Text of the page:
To do this, you’ll need a MMPersistenceManager in your scene. This will handle the saving and loading of all objects with a component that implements the IMMPersistent interface. From its inspector you’ll be able to define a unique PersistenceID and a number of events for it to listen to. Most of the time you’ll want to just leave this to their default states.

Now for objects to keep their state, you’ll need to add components that implement the IMMPersistent interface to them. By default, the engine comes with the MMPersistent component. That one will let you save the object’s position, rotation, scale and active state, which most objects rely on. Simply add that component to objects you’d like to save, and you’re done.

Saving other things than position and active state

It’s very likely that in your game you’ll want to save more than just these values. For that, you’ll want to create new classes that implement the IMMPersistent interface and save your own properties.

A good way to do it is to extend the MMPersistentBase class, which comes with GUID management so you just have to focus on save and load.

Let’s say we want to persist the state of a Light’s intensity and color across sessions. In the following example, we’ll create a component to put on our Light that will handle that for us :

using System;
using UnityEngine;
using MoreMountains.Tools;

public class PersistentLight : MMPersistentBase
	// we declare a Data structure with variables in which to store the light properties we want to persist
	public struct Data
		public float LightIntensity;
		public Color LightColor;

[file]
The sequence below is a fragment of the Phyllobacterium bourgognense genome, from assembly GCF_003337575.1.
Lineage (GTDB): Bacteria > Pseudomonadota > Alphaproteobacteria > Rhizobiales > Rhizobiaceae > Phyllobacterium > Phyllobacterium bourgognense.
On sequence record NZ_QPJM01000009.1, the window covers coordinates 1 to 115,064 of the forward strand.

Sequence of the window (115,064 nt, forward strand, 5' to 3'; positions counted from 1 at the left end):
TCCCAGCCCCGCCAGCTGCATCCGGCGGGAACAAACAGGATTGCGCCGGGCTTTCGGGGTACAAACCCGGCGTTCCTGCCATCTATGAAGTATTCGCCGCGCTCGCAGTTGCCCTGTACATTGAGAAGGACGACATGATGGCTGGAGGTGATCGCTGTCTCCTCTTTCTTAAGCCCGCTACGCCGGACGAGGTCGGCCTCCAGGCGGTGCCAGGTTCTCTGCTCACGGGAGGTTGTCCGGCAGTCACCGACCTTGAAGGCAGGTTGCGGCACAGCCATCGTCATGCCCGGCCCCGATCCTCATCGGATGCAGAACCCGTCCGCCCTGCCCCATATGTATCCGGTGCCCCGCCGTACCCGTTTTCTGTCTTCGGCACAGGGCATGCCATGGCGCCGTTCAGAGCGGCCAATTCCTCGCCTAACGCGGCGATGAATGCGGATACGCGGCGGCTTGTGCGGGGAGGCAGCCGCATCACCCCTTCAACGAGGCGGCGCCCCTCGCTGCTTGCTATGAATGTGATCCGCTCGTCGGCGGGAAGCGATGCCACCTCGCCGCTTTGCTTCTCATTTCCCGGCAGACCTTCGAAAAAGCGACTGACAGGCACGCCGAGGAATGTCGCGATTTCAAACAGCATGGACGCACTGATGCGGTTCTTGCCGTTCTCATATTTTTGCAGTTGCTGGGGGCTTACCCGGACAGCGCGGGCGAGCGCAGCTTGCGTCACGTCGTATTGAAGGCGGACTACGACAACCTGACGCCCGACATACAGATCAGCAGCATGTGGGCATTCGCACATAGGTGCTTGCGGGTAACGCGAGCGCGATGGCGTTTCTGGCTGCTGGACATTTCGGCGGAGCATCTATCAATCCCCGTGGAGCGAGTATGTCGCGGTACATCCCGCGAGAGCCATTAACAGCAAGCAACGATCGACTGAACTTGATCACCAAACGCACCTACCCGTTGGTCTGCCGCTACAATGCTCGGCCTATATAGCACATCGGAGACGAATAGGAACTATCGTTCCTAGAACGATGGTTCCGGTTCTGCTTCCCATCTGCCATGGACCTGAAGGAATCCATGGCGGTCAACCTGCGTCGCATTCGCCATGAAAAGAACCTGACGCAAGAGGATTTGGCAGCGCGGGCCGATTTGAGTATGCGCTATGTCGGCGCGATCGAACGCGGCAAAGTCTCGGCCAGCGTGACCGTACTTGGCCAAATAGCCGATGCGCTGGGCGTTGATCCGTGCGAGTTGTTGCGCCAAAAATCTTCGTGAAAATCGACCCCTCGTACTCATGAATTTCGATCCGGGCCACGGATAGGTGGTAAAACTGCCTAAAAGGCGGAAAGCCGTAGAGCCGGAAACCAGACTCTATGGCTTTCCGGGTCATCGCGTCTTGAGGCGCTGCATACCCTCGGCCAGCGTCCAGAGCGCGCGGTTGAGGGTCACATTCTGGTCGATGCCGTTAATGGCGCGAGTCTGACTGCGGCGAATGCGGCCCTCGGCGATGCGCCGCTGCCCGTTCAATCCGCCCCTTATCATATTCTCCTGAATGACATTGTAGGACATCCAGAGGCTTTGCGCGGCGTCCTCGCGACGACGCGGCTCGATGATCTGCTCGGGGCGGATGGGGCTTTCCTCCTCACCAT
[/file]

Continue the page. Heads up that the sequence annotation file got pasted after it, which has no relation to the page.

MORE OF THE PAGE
// on Awake we store our Light component for future access in the save/load methods
	private Light _light;
	void Awake() { _light = GetComponent<Light>(); }

	// on save we store our current intensity and color into a new Data object, and we return it
	public override string OnSave()
		Data saveData = new Data { LightIntensity = _light.intensity, LightColor = _light.color };
		return JsonUtility.ToJson(saveData);

	// on load, we apply the loaded values to our light
	public override void OnLoad(string data)
		_light.intensity = JsonUtility.FromJson<Data>(data).LightIntensity;
		_light.color = JsonUtility.FromJson<Data>(data).LightColor;

Now we can just add that component to our Lights in our scene, and they’ll automatically keep their values across sessions.

Fine control of the PersistenceManager

The MMPersistenceManager saves data to memory and can save to file. By default it does both on Save and Load events, just like the Inventory class does. But from its inspector you can separate these, for example you may decide that in your game data is only saved to Memory but the Player has to actively press a button or reach a certain point to save to file. For this, the Persistence Manager uses the following events :

// saves data from your objects in the scene to memory
MMEventManager.TriggerEvent(new MMGameEvent("SaveToMemory"));
// loads data from memory and applies it to objects in the scene
MMEventManager.TriggerEvent(new MMGameEvent("LoadFromMemory"));
// saves data from memory and to file
MMEventManager.TriggerEvent(new MMGameEvent("SaveToFile"));
// loads data from file and to memory
MMEventManager.TriggerEvent(new MMGameEvent("LoadFromFile"));

On the Persistence Manager, you’ll find SaveToFileOnSaveEvents and LoadFromFileOnLoadEvents settings. They’re true by default, and mean that a Save event will cause a save from objects to memory, and from memory to file, while a Load event will load from file to memory, and from memory to objects.

Where is data stored?

Data is stored in the PersistentDataPath (see Unity’s docs for exact paths).